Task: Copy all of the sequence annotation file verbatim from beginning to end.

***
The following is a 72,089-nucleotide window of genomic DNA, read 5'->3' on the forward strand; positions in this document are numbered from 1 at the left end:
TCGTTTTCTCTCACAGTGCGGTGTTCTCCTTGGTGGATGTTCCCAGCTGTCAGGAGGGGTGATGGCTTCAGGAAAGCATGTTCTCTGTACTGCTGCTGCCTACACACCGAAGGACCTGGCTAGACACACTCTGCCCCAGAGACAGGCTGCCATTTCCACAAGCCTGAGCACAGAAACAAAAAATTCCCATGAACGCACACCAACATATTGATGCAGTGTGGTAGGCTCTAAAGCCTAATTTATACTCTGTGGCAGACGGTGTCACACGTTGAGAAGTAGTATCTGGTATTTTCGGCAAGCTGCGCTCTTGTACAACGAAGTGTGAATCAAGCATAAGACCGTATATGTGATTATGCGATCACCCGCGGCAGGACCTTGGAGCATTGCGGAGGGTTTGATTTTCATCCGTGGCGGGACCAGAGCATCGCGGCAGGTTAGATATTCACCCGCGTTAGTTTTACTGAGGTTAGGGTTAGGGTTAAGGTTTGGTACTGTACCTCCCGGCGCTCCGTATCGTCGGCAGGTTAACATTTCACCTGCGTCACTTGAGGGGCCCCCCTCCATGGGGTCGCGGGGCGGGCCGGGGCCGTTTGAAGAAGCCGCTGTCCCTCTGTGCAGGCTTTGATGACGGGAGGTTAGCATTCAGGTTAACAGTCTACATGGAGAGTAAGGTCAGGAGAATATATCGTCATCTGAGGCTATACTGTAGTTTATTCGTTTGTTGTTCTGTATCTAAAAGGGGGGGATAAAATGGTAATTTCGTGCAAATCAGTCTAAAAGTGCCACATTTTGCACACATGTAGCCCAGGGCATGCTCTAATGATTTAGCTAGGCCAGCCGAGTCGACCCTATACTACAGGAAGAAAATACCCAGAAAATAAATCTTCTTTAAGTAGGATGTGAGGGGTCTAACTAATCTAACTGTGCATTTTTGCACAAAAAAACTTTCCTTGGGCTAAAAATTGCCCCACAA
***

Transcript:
The following is a 72,089-nucleotide window of genomic DNA, read 5'->3' on the forward strand; positions in this document are numbered from 1 at the left end:
TCGTTTTCTCTCACAGTGCGGTGTTCTCCTTGGTGGATGTTCCCAGCTGTCAGGAGGGGTGATGGCTTCAGGAAAGCATGTTCTCTGTACTGCTGCTGCCTACACACCGAAGGACCTGGCTAGACACACTCTGCCCCAGAGACAGGCTGCCATTTCCACAAGCCTGAGCACAGAAACAAAAAATTCCCATGAACGCACACCAACATATTGATGCAGTGTGGTAGGCTCTAAAGCCTAATTTATACTCTGTGGCAGACGGTGTCACACGTTGAGAAGTAGTATCTGGTATTTTCGGCAAGCTGCGCTCTTGTACAACGAAGTGTGAATCAAGCATAAGACCGTATATGTGATTATGCGATCACCCGCGGCAGGACCTTGGAGCATTGCGGAGGGTTTGATTTTCATCCGTGGCGGGACCAGAGCATCGCGGCAGGTTAGATATTCACCCGCGTTAGTTTTACTGAGGTTAGGGTTAGGGTTAAGGTTTGGTACTGTACCTCCCGGCGCTCCGTATCGTCGGCAGGTTAACATTTCACCTGCGTCACTTGAGGGGCCCCCCTCCATGGGGTCGCGGGGCGGGCCGGGGCCGTTTGAAGAAGCCGCTGTCCCTCTGTGCAGGCTTTGATGACGGGAGGTTAGCATTCAGGTTAACAGTCTACATGGAGAGTAAGGTCAGGAGAATATATCGTCATCTGAGGCTATACTGTAGTTTATTCGTTTGTTGTTCTGTATCTAAAAGGGGGGGATAAAATGGTAATTTCGTGCAAATCAGTCTAAAAGTGCCACATTTTGCACACATGTAGCCCAGGGCATGCTCTAATGATTTAGCTAGGCCAGCCGAGTCGACCCTATACTACAGGAAGAAAATACCCAGAAAATAAATCTTCTTTAAGTAGGATGTGAGGGGTCTAACTAATCTAACTGTGCATTTTTGCACAAAAAAACTTTCCTTGGGCTAAAAATTGCCCCACAA